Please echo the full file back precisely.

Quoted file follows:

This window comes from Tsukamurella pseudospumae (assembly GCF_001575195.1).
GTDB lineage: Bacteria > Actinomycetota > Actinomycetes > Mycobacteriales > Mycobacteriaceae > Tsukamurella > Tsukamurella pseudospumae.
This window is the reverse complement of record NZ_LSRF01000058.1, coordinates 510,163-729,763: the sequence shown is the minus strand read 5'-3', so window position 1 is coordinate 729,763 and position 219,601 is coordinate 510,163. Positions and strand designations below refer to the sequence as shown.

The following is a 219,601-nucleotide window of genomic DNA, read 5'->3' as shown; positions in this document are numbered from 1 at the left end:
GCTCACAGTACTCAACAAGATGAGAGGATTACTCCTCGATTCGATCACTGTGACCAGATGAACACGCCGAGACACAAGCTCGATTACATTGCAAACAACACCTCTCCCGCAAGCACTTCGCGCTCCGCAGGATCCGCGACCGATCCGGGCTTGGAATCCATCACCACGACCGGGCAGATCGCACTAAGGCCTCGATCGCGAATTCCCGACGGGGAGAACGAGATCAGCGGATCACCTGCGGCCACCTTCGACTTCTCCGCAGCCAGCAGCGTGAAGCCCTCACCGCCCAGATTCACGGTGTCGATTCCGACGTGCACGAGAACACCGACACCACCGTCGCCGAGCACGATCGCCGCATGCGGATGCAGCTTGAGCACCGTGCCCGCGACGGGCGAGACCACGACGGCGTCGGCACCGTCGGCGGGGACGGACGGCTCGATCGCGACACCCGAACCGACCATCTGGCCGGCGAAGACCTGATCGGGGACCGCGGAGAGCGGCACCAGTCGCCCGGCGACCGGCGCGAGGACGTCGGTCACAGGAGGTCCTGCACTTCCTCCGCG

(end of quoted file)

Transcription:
This window comes from Tsukamurella pseudospumae (assembly GCF_001575195.1).
GTDB lineage: Bacteria > Actinomycetota > Actinomycetes > Mycobacteriales > Mycobacteriaceae > Tsukamurella > Tsukamurella pseudospumae.
This window is the reverse complement of record NZ_LSRF01000058.1, coordinates 510,163-729,763: the sequence shown is the minus strand read 5'-3', so window position 1 is coordinate 729,763 and position 219,601 is coordinate 510,163. Positions and strand designations below refer to the sequence as shown.

The following is a 219,601-nucleotide window of genomic DNA, read 5'->3' as shown; positions in this document are numbered from 1 at the left end:
GCTCACAGTACTCAACAAGATGAGAGGATTACTCCTCGATTCGATCACTGTGACCAGATGAACACGCCGAGACACAAGCTCGATTACATTGCAAACAACACCTCTCCCGCAAGCACTTCGCGCTCCGCAGGATCCGCGACCGATCCGGGCTTGGAATCCATCACCACGACCGGGCAGATCGCACTAAGGCCTCGATCGCGAATTCCCGACGGGGAGAACGAGATCAGCGGATCACCTGCGGCCACCTTCGACTTCTCCGCAGCCAGCAGCGTGAAGCCCTCACCGCCCAGATTCACGGTGTCGATTCCGACGTGCACGAGAACACCGACACCACCGTCGCCGAGCACGATCGCCGCATGCGGATGCAGCTTGAGCACCGTGCCCGCGACGGGCGAGACCACGACGGCGTCGGCACCGTCGGCGGGGACGGACGGCTCGATCGCGACACCCGAACCGACCATCTGGCCGGCGAAGACCTGATCGGGGACCGCGGAGAGCGGCACCAGTCGCCCGGCGACCGGCGCGAGGACGTCGGTCACAGGAGGTCCTGCACTTCCTCCGCG